Here at UNM West we strive to provide a quality educational experience for both instructors and students. Please describe your teaching experience at UNM West thus far.

I started teaching classes at the old UNM West campus as a graduate student around 2008. Since then, I have had the pleasure of teaching a number of topical courses in American Studies at the new campus. The staff, the students,and, of course, the facilities out here are wonderful.

In the past your classes have covered very interesting topics such as UFO’s in America and Urban Legends. What lead you to focus part of your research on this subject matter?

Before coming to New Mexico to pursue my doctorate, I studied anthropology at James Madison University in Virginia and East Carolina University in North Carolina. I became very fascinated by contemporary belief traditions, particularly the “ghost light” legends of various communities around North Carolina. After expanding my research into the rich and fascinating field of UFO belief, New Mexico seemed like a (super)natural fit for my research interests. Furthermore, the interdisciplinary approaches promoted by our American Studies department allowed me to explore belief traditions from a variety of academic perspectives. For instance, in my UFO’s in America class we draw from the fields of folklore, anthropology, history, cognitive psychology, religious studies, and popular culture. The study of belief is a common theme in all of my courses, and by incorporating perspectives from all of these fields we find that answering “Why we believe what we believe” is a much more complicated endeavor than we often think it is.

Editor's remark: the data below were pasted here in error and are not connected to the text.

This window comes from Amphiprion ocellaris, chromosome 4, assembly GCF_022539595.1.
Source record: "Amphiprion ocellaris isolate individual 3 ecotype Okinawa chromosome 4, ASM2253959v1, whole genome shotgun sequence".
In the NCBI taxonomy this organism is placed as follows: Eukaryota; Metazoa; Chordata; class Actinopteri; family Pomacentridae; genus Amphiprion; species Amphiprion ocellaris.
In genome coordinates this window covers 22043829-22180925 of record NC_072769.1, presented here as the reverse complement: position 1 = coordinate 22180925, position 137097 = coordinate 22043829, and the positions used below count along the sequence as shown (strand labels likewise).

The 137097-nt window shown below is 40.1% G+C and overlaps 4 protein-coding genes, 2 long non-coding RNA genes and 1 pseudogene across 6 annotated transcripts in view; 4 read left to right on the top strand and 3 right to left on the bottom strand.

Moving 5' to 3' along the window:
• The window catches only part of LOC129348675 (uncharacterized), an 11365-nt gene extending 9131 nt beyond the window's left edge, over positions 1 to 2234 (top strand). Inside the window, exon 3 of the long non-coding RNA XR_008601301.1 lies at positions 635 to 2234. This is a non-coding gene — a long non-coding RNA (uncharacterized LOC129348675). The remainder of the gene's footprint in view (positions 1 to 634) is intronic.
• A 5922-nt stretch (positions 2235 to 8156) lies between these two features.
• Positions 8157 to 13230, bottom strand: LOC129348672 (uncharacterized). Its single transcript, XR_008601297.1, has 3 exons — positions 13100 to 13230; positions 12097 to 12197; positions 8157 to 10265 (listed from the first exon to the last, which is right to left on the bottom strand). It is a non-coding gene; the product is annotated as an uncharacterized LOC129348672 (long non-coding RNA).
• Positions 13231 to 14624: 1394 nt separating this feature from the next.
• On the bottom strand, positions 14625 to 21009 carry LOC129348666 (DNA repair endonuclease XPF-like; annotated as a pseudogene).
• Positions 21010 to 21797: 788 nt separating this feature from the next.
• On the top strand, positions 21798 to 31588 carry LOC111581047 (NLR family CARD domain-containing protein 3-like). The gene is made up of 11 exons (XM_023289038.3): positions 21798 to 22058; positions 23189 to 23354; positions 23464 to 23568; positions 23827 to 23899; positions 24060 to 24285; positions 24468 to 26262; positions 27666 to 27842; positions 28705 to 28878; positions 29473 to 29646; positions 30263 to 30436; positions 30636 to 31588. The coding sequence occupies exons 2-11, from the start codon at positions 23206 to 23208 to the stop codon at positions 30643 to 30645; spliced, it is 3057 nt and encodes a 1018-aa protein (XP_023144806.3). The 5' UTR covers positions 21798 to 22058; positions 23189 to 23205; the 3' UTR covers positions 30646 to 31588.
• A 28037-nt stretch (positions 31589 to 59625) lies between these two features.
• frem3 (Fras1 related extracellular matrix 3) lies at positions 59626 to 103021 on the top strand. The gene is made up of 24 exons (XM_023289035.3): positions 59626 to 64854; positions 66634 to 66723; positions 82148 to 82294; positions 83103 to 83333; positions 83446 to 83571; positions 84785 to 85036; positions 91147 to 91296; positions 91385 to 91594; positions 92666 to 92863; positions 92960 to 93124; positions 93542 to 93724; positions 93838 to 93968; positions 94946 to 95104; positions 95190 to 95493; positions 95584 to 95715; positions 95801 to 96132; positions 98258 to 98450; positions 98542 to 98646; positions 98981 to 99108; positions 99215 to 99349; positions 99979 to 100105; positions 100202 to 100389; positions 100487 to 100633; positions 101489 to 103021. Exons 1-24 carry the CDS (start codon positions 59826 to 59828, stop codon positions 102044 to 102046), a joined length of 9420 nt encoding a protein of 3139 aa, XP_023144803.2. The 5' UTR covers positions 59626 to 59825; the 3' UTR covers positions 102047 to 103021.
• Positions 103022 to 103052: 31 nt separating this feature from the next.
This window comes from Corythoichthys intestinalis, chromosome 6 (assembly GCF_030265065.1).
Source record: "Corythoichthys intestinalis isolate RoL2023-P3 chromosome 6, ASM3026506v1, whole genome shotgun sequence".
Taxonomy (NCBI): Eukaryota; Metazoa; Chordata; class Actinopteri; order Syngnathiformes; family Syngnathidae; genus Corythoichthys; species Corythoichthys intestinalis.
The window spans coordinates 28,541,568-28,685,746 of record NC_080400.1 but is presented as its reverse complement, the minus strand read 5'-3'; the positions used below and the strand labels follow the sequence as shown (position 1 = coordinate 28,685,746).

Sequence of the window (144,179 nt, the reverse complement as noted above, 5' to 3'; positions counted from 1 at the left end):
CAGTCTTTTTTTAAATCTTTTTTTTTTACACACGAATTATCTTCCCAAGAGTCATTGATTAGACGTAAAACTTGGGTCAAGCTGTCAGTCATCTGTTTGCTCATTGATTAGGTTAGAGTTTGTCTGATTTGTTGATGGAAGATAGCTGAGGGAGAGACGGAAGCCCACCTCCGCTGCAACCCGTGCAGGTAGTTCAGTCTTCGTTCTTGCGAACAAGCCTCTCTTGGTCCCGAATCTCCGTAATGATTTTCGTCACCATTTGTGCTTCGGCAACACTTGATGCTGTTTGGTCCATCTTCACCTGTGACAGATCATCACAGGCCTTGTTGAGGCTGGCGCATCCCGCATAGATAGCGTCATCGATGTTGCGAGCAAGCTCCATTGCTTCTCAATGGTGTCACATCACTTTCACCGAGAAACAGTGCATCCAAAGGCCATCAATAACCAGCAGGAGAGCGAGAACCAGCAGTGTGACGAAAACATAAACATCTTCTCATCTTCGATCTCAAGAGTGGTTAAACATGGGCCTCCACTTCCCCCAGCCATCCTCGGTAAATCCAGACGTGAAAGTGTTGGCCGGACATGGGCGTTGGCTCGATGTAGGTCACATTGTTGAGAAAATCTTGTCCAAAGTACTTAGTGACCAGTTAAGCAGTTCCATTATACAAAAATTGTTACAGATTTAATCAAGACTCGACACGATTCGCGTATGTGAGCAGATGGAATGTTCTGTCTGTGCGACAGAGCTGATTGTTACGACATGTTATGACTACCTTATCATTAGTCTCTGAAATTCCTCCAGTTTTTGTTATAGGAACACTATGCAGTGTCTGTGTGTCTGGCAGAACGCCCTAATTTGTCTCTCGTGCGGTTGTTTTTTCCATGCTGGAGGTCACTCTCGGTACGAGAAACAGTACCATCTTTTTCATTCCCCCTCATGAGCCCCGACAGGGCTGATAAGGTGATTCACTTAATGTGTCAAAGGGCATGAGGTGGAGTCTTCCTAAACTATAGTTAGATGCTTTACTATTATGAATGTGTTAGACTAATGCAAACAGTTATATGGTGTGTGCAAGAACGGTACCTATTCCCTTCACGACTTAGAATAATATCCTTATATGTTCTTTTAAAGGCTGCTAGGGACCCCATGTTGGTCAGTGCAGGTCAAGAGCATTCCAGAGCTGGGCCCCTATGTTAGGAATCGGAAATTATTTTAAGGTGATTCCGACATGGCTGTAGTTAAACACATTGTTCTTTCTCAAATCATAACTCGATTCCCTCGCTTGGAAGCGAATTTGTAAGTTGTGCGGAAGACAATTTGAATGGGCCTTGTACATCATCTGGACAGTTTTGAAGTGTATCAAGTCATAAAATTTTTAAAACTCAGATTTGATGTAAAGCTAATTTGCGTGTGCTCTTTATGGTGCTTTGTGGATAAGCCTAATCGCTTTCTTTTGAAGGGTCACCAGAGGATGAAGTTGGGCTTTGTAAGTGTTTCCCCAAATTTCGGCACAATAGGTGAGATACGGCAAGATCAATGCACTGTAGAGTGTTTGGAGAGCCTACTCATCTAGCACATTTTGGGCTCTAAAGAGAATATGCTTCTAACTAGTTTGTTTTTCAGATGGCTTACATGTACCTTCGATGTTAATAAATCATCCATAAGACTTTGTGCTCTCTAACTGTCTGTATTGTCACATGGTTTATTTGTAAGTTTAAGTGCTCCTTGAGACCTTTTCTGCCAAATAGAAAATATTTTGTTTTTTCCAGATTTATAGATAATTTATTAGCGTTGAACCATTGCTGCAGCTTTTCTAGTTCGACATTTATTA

How long have you been teaching? Can you please speak a bit about your instructional style for students who may be interested in taking one of your classes in the future?

I’ve been teaching at the college level since 2005. As far as my instructional style is concerned, I belong to a growing number of academics who value critical discussion just as much as the traditional lecture format. Different students come to the classroom with different learning styles, so I think it’s important to present and discuss the subject matter in a variety of ways. For example, many of the classes I teach at UNM West will meet one day a weeks for five hours. Does anyone really want to listen to me lecture for five straight hours? As much as I enjoy hearing myself talk (a considerable amount, I assure you),I don’t think you can expect students to maintain attention and interest for that amount of time. So, although I do spend time lecturing in class, I think it’s also important to discuss these topics in a forum. The arguments and perspectives different students bring to each of these classes is invaluable, and the subsequent debate and discussion facilitates exciting new perspectives into these matters. In these classes, we get to talk (and often examine media content) about UFOs, popular culture, legends, rumors, and conspiracy theories. Regardless of each student’s background, everyone has potentially interesting insights into these topics!

Being that you are an instructor of American Studies , perhaps you could share your thoughts with us on some American pop culture. They say you can divide the world into two types of people. Beatles or Stones?

Rather than bloviate about the merits of each band (and I love them both), I’ll simply give you an insufferably hipster-ish answer and say Tommy James and the Shondells. Or The Troggs. Or if you’ve heard of both of them I’ll reference something else. As long as you haven’t heard of it.

The best thing about living in New Mexico is__________________________________.

Serious answer? It sounds cliché, but I love the diversity of culture here. From the music to the language to the lore and,
of course, the food, I think we have one of the most complex and underappreciated communities in the US. The landscape
is pretty easy on the eyes, too.

Anything else you would like to add?

*The opinions expressed here do not necessarily reflect the views and opinions of UNM West.
They’re still pretty awesome opinions though.

Professor Dewan will be teaching the following upcoming courses:

  • American Studies 340.008 American Pop Culture  
  • American Studies 340- Conspiracy Theories